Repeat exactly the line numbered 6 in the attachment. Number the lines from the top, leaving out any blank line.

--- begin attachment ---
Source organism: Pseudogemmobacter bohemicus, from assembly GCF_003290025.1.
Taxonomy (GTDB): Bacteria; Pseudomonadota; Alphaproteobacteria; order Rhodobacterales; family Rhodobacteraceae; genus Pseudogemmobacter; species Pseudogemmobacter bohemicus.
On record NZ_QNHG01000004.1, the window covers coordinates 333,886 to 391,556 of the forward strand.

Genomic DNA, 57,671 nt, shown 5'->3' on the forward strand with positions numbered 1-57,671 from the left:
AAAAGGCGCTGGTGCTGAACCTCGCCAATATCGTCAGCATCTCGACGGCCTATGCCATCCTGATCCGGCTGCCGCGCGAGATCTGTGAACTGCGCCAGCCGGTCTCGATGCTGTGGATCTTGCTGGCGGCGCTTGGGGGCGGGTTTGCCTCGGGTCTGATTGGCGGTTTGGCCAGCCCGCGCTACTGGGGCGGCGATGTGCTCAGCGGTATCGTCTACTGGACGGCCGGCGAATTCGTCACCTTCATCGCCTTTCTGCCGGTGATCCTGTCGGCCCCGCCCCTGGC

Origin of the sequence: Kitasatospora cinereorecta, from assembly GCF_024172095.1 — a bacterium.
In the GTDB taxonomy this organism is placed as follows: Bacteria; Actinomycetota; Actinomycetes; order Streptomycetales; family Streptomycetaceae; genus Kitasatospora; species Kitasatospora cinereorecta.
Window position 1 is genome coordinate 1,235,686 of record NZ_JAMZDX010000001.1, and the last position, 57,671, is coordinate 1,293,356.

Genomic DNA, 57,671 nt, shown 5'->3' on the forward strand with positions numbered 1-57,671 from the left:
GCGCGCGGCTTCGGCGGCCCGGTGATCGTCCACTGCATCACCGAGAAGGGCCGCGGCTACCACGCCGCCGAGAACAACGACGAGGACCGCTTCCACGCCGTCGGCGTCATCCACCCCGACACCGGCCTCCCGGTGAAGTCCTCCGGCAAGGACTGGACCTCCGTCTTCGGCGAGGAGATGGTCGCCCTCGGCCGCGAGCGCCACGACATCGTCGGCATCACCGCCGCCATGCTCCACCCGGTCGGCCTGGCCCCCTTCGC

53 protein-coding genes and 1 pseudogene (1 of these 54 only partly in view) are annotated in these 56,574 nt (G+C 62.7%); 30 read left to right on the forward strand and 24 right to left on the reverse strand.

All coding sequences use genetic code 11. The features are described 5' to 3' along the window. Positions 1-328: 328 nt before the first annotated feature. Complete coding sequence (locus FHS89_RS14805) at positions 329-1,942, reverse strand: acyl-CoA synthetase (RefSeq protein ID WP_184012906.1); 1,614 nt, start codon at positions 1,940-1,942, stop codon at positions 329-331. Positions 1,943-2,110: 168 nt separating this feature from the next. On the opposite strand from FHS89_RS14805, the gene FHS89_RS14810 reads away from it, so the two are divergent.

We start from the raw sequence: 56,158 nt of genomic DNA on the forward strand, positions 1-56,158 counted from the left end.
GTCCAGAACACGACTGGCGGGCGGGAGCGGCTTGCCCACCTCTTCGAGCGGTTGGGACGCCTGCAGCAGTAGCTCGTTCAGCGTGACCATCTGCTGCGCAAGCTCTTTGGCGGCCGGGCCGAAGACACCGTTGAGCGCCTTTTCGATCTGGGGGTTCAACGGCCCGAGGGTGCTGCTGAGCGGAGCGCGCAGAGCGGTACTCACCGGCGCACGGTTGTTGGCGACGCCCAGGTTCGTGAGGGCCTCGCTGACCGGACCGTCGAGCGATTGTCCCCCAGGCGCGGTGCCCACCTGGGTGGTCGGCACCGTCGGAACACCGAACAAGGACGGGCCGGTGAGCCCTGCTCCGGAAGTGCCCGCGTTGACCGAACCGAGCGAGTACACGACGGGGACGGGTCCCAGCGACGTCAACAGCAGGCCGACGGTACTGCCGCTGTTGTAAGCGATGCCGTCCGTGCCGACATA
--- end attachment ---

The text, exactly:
Origin of the sequence: Kitasatospora cinereorecta, from assembly GCF_024172095.1 — a bacterium.